Does one ever forget their first time seeing a Forsythe piece? Hubbard Street Dance
presented Enemy in the Figure
last weekend at Zellerbach Hall as part of a mixed program, and Forsythe's work was definitely the most riveting spectacle of the evening. Two words: lighting design. One word: genius. The dancers controlled (moved, angled, directed) a small but fierce onstage spotlight, and its stark brightness--sometimes wandering and allowing our attention to scan the stage; sometimes glaring at a dancer so emphatically that our gaze, too, became fixed; and sometimes casting a shadow even more important than the dance itself--played in counterpoint to the usual theatrical lights, particularly the dim (what I would call "normal room") lighting often used farther upstage. The lights became a character in and of themselves, providing a complex dimension to the already frenzied kitchen sink of movement and antics conveyed by the dancers.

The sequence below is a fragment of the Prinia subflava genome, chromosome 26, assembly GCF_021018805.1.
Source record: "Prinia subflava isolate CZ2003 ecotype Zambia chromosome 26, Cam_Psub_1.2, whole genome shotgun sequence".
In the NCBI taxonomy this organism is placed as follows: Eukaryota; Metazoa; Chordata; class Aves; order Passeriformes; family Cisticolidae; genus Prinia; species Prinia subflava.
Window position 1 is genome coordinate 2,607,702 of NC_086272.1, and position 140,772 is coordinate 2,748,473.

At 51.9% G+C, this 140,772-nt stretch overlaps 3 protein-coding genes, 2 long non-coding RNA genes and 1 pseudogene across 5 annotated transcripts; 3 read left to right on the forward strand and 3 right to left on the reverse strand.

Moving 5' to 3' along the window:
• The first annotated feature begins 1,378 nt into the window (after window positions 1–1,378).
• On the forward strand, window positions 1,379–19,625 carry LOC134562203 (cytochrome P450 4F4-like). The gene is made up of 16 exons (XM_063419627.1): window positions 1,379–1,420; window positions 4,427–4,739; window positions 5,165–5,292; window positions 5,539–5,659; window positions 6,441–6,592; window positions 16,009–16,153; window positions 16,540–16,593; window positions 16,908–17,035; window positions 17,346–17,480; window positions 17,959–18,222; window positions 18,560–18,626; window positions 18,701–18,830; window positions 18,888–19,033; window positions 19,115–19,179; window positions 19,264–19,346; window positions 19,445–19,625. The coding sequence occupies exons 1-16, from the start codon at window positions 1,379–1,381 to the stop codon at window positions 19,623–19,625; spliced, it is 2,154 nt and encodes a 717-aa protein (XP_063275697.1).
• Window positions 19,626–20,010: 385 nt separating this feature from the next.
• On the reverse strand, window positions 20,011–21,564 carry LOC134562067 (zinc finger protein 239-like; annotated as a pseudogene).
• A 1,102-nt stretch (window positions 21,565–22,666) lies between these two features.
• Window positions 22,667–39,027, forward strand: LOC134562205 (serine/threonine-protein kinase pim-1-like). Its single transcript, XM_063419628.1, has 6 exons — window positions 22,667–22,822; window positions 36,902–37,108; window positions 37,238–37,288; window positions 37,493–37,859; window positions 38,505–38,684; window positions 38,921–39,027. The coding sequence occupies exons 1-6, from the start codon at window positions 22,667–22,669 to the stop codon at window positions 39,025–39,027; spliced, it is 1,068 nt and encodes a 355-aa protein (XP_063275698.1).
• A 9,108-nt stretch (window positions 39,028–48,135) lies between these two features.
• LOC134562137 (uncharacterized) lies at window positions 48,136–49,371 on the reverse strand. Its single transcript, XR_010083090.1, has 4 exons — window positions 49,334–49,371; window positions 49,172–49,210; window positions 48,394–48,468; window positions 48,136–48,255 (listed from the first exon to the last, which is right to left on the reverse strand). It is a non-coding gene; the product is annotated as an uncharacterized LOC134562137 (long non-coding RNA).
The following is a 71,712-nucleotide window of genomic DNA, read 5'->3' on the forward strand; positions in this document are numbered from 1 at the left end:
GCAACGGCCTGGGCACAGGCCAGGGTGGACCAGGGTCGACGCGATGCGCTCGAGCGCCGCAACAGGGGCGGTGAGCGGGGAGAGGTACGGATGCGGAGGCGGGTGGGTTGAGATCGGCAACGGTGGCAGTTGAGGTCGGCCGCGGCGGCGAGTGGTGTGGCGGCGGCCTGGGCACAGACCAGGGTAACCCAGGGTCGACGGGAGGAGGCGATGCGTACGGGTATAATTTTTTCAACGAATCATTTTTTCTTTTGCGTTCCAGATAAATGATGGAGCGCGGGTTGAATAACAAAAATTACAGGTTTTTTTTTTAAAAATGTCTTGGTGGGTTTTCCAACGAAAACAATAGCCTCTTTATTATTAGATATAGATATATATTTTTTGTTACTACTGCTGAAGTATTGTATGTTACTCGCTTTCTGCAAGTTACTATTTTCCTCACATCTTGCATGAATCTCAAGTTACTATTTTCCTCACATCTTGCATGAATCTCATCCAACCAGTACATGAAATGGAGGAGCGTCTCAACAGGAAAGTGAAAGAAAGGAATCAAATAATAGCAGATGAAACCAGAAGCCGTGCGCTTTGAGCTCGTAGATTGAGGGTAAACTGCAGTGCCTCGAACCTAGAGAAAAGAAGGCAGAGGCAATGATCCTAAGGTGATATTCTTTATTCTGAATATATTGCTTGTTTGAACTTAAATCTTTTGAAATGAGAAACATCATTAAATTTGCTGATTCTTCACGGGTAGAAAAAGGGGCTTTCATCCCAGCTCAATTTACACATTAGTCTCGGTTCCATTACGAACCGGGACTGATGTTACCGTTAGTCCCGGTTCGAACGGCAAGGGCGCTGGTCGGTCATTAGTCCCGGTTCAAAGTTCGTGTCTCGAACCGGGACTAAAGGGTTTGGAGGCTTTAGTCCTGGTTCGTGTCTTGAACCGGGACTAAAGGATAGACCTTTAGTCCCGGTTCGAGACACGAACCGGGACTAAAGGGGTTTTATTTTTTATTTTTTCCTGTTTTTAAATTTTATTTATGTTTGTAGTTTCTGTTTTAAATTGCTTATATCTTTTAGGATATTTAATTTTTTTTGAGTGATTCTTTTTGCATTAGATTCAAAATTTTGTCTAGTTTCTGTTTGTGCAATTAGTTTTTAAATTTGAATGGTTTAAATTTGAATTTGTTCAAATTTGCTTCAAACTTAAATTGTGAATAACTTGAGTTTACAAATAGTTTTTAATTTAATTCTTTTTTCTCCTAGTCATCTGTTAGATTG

I have a friend who dislikes Forsythe's work. He says, "you never know what the hell is going on." This is true! Deliciously true! I may not know what the hell is going on but at the same time, I feel like I recognize motifs of movement and dancer interaction. I make my own sense
of the use of a prop: watching the dancers send a current through a rope on the floor, for example, reminded me of children at play, though in this context their play seemed sinister and threatening. One has to like taking these sorts of mental detours--of thinking you know, not knowing, and making your own "know"--or else the work may indeed seem incomprehensible, impenetrable. I, for one, can not wait til Forsythe returns
to Cal Performances